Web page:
4 Robert A.M. Stern, Gregory Gilmartin, and John Montague Massengale, New York 1900: Metropolitan Architecture and Urbanism 1890-1915 (New York: Rizzoli International Publications, Inc., 1983), 21. In preparation for the design of the Hispanic Society building, architect Charles P. Huntington spent seven weeks in Spain "to study its architects and obtain material for his designs." "Hispanic Society's Museum," Real Estate Record and Guide 74 (November 26, 1904), 1151.
5 David Garrard Lowe, Beaux Arts New York (New York: Whitney Library of Design, an Imprint of Watson-Guptill Publications, 1998), 11-17.
6 Andrew S. Dolkart, "The Architecture and Development of New York City: The Public Realm," The Architecture and Development of New York City website. http://nycarchitecture.columbia.edu/0244_3/0244_3_fulltext.pdf . Accessed 5 June 2012.
7 Stern, New York 1900, 27.
8 Ibid., 18-27.
9 Ibid., 29-30.
10 Ibid., 31-34.
11 Barry Bergdoll, "The Genesis and Legacy of McKim, Mean & White's Master Plan for Columbia University," Mastering McKim's Plan: Columbia University's First Century on Morningside Heights (New York: Miriam and Ira D. Wallach Art Gallery, Columbia University in the City of New York, 1997), 40-49.
12 Stern, New York 1900, 105.
13 Ibid., 22.
14 Dolkart, "The Architecture and Development of New York City."
15 New York City Landmarks Preservation Commission, Audubon Terrace Historic District Designation Report, Designated January 9, 1979, 1-2.
16 Charles P. Huntington, "Architectural Criticism," Architecture 19 (March 15, 1909), 34
17 Anthony Vidler, Claude-Nicolas Ledoux: Architecture and Social Reform at the End of the Ancien Régime (Cambridge, Mass., and London, England: The M.I.T. Press, 1990), ix.
18 Charles P. Huntington, "Architectural Criticism," 35
19 Henry-Russell Hitchcock and Philip Johnson wrote, "Indeed, detail actually required by structure or symbolic of the underlying structure provided most of the decoration of the purer styles of the past." The International Style (New York: W.W. Norton & Company, Inc., 1966), 70
20 Charles P. Huntington, "Architectural Criticism," 35.
21 C. Lewis Hind, "A New Museum of Treasures—The Hispanic Society of America," International Studio 34, (No. 135, May 1908), 104.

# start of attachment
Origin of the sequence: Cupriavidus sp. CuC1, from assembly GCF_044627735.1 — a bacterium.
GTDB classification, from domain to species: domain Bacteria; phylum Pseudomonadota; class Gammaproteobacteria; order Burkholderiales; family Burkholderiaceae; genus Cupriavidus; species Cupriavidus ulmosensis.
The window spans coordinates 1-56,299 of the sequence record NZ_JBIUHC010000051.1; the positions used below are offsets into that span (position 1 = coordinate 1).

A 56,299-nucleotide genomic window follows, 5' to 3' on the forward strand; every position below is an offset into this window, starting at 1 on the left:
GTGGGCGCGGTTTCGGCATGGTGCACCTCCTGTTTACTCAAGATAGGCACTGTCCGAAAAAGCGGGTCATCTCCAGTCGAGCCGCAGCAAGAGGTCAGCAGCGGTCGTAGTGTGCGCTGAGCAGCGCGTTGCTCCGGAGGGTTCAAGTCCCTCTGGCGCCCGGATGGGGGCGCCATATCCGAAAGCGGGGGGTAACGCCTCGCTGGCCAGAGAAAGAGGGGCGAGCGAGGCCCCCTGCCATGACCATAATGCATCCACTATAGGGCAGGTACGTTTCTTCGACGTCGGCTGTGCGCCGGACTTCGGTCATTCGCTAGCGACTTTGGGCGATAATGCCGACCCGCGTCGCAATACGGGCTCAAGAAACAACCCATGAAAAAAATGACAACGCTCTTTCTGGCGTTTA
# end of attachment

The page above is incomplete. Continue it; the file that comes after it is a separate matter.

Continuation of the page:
Bergdoll, Barry. "The Genesis and Legacy of McKim, Mean & White's Master Plan for Columbia University." Mastering McKim's Plan: Columbia University's First Century on Morningside Heights. New York: Miriam and Ira D. Wallach Art Gallery, Columbia University in the City of New York, 1997.
Dolkart, Andrew S. "The Architecture and Development of New York City: The Public Realm," The Architecture and Development of New York City website. http://nycarchitecture.columbia.edu/0244_3/0244_3_fulltext.pdf . Accessed 5 June 2012.
Gropius, Walter. The New Architecture and the Bauhaus. Cambridge, Mass.: The M.I.T. Press, 1965).
Hausman, Alvin, and Stanley Rosenberg. "Building Held Outmoded." Letter to the Editor, New York Times, Feb. 8, 1964. 22.
"The Higher Imperialism." The New York Times, Aug. 11, 1898, 5.
Hind, C. Lewis. "A New Museum of Treasures—The Hispanic Society of America," International Studio 34, (No. 135, May 1908), 99-104.
"Hispanic Society's Museum," Real Estate Record and Guide 74 (November 26, 1904), 1151.
Hitchcock, Henry-Russell, and Philip Johnson. The International Style. New York: W.W. Norton & Company, Inc., 1966.
Huntington, Charles P. Huntington, "Architectural Criticism," Architecture 19 (March 15, 1909), 34-35.
Lowe, David Garrard. Beaux Arts New York. New York: Whitney Library of Design, an Imprint of Watson-Guptill Publications, 1998.
New York City Landmarks Preservation Commission, Audubon Terrace Historic District Designation Report, Designated January 9, 1979, 1-2.
Shaw, Donald L. The Generation of 1898 in Spain. London & Tonbridge: Ernest Benn Limited; New York: Barnes and Noble Books, 1975.
Stern, Robert A.M., Gregory Gilmartin, and John Montague Massengale. New York 1900: Metropolitan Architecture and Urbanism 1890-1915. New York: Rizzoli International Publications, Inc., 1983.
Vidler, Anthony. Claude-Nicolas Ledoux: Architecture and Social Reform at the End of the Ancien Régime. Cambridge, Mass., and London, England: The M.I.T. Press, 1990.